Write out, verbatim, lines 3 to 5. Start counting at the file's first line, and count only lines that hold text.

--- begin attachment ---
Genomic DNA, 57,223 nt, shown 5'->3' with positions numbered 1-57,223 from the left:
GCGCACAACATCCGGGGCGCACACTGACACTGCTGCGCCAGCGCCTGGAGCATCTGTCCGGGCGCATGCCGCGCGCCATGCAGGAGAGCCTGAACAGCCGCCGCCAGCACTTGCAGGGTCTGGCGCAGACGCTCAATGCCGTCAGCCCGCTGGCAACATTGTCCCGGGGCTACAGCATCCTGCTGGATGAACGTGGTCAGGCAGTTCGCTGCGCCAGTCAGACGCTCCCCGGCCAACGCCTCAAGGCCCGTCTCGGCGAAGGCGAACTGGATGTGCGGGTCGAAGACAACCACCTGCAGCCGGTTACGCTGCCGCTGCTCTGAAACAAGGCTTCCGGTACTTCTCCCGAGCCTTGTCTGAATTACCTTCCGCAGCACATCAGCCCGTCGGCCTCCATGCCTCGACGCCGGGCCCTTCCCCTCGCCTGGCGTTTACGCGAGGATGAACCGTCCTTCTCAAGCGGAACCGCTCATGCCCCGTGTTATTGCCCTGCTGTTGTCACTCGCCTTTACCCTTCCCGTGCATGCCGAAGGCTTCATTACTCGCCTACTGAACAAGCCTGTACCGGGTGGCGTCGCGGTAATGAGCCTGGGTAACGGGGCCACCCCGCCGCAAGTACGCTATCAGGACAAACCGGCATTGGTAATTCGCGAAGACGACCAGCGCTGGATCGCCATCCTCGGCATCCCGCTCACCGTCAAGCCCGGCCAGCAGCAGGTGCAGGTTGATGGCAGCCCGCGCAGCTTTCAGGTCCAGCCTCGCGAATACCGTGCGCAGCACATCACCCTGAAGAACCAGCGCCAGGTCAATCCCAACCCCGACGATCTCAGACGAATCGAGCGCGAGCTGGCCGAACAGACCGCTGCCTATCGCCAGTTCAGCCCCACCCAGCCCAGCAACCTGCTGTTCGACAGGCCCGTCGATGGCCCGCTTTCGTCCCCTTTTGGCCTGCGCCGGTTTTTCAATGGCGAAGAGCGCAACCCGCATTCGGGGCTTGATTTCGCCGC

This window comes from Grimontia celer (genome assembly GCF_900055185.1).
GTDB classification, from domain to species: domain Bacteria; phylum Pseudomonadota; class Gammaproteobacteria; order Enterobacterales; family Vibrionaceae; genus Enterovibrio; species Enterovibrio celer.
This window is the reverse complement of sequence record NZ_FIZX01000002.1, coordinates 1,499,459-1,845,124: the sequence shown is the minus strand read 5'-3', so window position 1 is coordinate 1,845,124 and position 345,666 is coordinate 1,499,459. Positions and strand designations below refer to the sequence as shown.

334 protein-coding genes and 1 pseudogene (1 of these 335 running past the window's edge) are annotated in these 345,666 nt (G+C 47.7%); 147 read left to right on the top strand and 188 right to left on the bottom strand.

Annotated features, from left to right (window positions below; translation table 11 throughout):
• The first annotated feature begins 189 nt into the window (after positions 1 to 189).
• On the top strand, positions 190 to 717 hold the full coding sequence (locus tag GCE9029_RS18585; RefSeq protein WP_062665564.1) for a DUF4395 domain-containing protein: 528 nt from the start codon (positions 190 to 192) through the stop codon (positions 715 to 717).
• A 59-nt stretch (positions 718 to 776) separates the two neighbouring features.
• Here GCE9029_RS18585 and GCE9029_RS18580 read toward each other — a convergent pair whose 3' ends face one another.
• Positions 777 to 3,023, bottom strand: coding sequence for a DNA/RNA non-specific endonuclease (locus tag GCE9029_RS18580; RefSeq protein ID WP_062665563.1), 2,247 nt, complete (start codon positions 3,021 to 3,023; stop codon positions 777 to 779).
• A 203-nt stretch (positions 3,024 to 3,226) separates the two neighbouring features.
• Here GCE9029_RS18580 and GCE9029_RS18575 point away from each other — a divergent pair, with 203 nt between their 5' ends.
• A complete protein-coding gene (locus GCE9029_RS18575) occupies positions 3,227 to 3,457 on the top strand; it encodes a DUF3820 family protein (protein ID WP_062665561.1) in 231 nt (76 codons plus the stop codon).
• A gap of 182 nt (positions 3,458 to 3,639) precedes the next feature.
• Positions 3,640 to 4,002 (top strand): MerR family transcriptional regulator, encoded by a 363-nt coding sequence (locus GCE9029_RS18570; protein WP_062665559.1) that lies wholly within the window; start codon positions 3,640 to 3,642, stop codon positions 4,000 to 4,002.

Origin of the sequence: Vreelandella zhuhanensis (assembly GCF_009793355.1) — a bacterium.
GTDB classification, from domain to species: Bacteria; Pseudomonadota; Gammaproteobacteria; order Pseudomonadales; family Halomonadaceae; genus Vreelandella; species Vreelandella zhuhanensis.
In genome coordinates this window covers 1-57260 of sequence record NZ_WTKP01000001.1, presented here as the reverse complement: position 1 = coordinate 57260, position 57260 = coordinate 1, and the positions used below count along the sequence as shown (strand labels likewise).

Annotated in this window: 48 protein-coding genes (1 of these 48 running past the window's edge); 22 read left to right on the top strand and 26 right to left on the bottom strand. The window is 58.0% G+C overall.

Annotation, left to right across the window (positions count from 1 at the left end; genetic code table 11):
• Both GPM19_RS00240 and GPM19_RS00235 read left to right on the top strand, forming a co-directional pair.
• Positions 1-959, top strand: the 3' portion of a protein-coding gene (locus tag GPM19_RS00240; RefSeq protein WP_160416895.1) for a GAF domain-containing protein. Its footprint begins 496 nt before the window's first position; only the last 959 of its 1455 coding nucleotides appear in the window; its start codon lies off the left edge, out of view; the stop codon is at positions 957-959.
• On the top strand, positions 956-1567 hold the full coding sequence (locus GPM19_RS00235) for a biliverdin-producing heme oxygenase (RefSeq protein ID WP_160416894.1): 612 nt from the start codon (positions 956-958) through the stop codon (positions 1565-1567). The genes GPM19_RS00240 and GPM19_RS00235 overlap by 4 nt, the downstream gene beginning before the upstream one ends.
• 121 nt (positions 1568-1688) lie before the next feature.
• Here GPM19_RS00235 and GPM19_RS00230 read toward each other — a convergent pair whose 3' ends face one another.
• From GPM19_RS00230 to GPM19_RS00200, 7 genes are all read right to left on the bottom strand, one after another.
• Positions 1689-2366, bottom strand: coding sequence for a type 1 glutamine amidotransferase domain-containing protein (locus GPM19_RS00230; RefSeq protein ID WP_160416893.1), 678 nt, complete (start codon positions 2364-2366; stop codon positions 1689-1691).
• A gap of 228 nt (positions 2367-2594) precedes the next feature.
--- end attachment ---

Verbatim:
This window comes from Grimontia celer (genome assembly GCF_900055185.1).
GTDB classification, from domain to species: domain Bacteria; phylum Pseudomonadota; class Gammaproteobacteria; order Enterobacterales; family Vibrionaceae; genus Enterovibrio; species Enterovibrio celer.
This window is the reverse complement of sequence record NZ_FIZX01000002.1, coordinates 1,499,459-1,845,124: the sequence shown is the minus strand read 5'-3', so window position 1 is coordinate 1,845,124 and position 345,666 is coordinate 1,499,459. Positions and strand designations below refer to the sequence as shown.